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The Archambolt surname is derived from a personal name, which derives from the Latin "Arcambaldus" According to etymologists, this personal name is in turn derived from the ancient Germanic elements "Ercan," meaning "precious" and "bald," meaning "bold, daring."

Archambolt Early Origins



The surname Archambolt was first found in Limousin, situated in the north-western part of the Massif-Central where one can trace the origin of this eminent family settled with lands and seats.

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Archambolt Spelling Variations


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Archambolt Spelling Variations



The many different spellings of French surnames can be partially explained by the use of local dialects and by the influence of other languages during the early development of the French language. As a result of these linguistic and cultural influences, the name Archambolt is distinguished by a number of regional variations. The many spelling variations of the name include Archambault, Archambaut, Archambeault, Archambeau, Archambeaux, Archambau, Archambaux, Archambot, Archambod, Archambode, Archambold, Archambolde, Archambote, Archambolt, Archambolte, Archambauld, Archambaulde, Archambaud, Archambaude, Archambaute, d'Archambault, d'Archambaut, d'Archambeault and many more.

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Archambolt Early History


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Archambolt Early History



This web page shows only a small excerpt of our Archambolt research. Another 501 words (36 lines of text) covering the year 1242 is included under the topic Early Archambolt History in all our PDF Extended History products and printed products wherever possible.

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Archambolt Early Notables (pre 1700)


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Archambolt Early Notables (pre 1700)



Another 41 words (3 lines of text) are included under the topic Early Archambolt Notables in all our PDF Extended History products and printed products wherever possible.

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The Great Migration


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The Great Migration



France finally gave land incentives for 2,000 migrants during the 1700s. Early marriage was encouraged in New France, and youths of 18 took fourteen-year-old girls for their wives. The fur trade was developed and attracted migrants, both noble and commoner from France. 15,000 explorers left Montreal in the late 17th and 18th centuries, leaving French names scattered across the continent. The search for the Northwest passage continued. Migration from France to New France or Quebec, as it was now more popularly called, continued until 1759. By 1675, there were 7000 French in Quebec. By the same year the Acadian presence in Nova Scotia, New Brunswick and Prince Edward Island had reached 500. In the treaty of Utrecht, the Acadians were ceded by France to Britain in 1713. In 1755, 10,000 French Acadians refused to take an oath of allegiance to England and were deported. They found refuge in Louisiana. Meanwhile, in Quebec, the French race flourished, founding in Lower Canada, one of the two great solitudes which became Canada. Many of this distinguished family name Archambolt were prominent in social, cultural, religious and political affairs in France and New France. Amongst the settlers in North America with this distinguished name Archambolt were Jacques Archambault and his wife Françoise Tourault and their six children, who left from Dompierre sur Mer in 1645-6 for Québec; Laurent Archambault married Catherine Marchand in Montréal in Québec in 1660.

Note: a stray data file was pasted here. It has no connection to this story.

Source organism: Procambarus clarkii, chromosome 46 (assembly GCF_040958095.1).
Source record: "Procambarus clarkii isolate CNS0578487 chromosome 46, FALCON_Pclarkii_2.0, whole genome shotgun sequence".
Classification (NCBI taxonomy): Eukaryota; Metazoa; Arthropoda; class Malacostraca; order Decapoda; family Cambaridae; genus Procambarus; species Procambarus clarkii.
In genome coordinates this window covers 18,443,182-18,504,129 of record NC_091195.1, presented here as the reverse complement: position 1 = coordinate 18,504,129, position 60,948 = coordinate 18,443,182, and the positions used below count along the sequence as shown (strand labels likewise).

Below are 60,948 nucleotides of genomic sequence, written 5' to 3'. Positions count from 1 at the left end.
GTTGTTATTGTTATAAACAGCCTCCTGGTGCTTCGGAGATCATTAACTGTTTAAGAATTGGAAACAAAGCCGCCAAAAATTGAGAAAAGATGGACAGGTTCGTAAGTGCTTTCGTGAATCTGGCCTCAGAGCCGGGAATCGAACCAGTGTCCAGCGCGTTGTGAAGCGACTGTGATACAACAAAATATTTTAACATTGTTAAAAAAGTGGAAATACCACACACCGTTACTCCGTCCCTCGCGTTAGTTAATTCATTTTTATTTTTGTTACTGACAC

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Archambolt Family Crest Products


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Archambolt Family Crest Products




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See Also


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See Also




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Citations


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Citations



    Other References

    1. Guérard, Albert Léon. France: a Modern History. Ann Arbor: University of Michigan Press, 1959. Print.
    2. Browning, Charles H. Americans of Royal Descent. Baltimore: Genealogical Publishing. Print.
    3. Rasmussen, Louis J. . San Francisco Ship Passenger Lists 4 Volumes Colma, California 1965 Reprint. Baltimore: Genealogical Publishing Co., 1978. Print.
    4. Colletta, John P. They Came In Ships. Salt Lake City: Ancestry, 1993. Print.
    5. Doyle, William. The Oxford History of the French Revolution. Oxford: Oxford University Press, 1990. Print. (ISBN 0192852213).
    6. Egle, William Henry. Pennsylvania Genealogies Scotch-Irish and German. Harrisburg: L.S. Hart, 1886. Print.
    7. Samuelsen, W. David. New York City Passenger List Manifests Index 1820 - 1824. North Salt Lake, Utah: Accelerated Indexing Systems International, 1986. Print.
    8. Filby, P. William and Mary K Meyer. Passenger and Immigration Lists Index in Four Volumes. Detroit: Gale Research, 1985. Print. (ISBN 0-8103-1795-8).
    9. Vaillancourt, Emile. La Conquete du Canada par les Normands. Biographie de la premiere generation Normande du Canada. Montreal: G. Ducharme, 1930. Print.
    10. Bentley, Elizabeth P. Passenger Arrivals at the Port of New York 1820-1829. Baltimore, Maryland: Genealogical Publishing Co., 1999. Print.
    11. ...

    The Archambolt Family Crest was acquired from the Houseofnames.com archives. The Archambolt Family Crest was drawn according to heraldic standards based on published blazons. We generally include the oldest published family crest once associated with each surname.

    This page was last modified on 31 May 2013 at 11:17.

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